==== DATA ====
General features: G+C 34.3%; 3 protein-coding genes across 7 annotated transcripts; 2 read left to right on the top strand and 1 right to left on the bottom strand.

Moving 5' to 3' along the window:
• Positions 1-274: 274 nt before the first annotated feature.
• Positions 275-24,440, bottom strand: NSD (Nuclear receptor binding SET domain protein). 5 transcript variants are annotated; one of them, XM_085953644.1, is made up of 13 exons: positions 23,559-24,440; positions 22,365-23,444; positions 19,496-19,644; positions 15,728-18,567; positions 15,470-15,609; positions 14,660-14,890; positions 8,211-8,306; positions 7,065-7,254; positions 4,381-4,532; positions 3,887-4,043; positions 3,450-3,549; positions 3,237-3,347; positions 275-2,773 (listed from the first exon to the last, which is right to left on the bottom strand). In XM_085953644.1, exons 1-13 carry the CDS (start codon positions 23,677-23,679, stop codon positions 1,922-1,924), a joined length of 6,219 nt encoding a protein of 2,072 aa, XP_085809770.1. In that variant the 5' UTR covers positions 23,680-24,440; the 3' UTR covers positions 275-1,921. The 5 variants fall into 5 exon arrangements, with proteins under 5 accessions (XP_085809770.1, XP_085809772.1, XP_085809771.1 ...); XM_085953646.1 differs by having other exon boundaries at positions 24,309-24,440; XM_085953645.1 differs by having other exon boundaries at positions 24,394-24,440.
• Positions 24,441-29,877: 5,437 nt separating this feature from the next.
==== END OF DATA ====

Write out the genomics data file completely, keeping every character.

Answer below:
General features: G+C 34.3%; 3 protein-coding genes across 7 annotated transcripts; 2 read left to right on the top strand and 1 right to left on the bottom strand.

Moving 5' to 3' along the window:
• Positions 1-274: 274 nt before the first annotated feature.
• Positions 275-24,440, bottom strand: NSD (Nuclear receptor binding SET domain protein). 5 transcript variants are annotated; one of them, XM_085953644.1, is made up of 13 exons: positions 23,559-24,440; positions 22,365-23,444; positions 19,496-19,644; positions 15,728-18,567; positions 15,470-15,609; positions 14,660-14,890; positions 8,211-8,306; positions 7,065-7,254; positions 4,381-4,532; positions 3,887-4,043; positions 3,450-3,549; positions 3,237-3,347; positions 275-2,773 (listed from the first exon to the last, which is right to left on the bottom strand). In XM_085953644.1, exons 1-13 carry the CDS (start codon positions 23,677-23,679, stop codon positions 1,922-1,924), a joined length of 6,219 nt encoding a protein of 2,072 aa, XP_085809770.1. In that variant the 5' UTR covers positions 23,680-24,440; the 3' UTR covers positions 275-1,921. The 5 variants fall into 5 exon arrangements, with proteins under 5 accessions (XP_085809770.1, XP_085809772.1, XP_085809771.1 ...); XM_085953646.1 differs by having other exon boundaries at positions 24,309-24,440; XM_085953645.1 differs by having other exon boundaries at positions 24,394-24,440.
• Positions 24,441-29,877: 5,437 nt separating this feature from the next.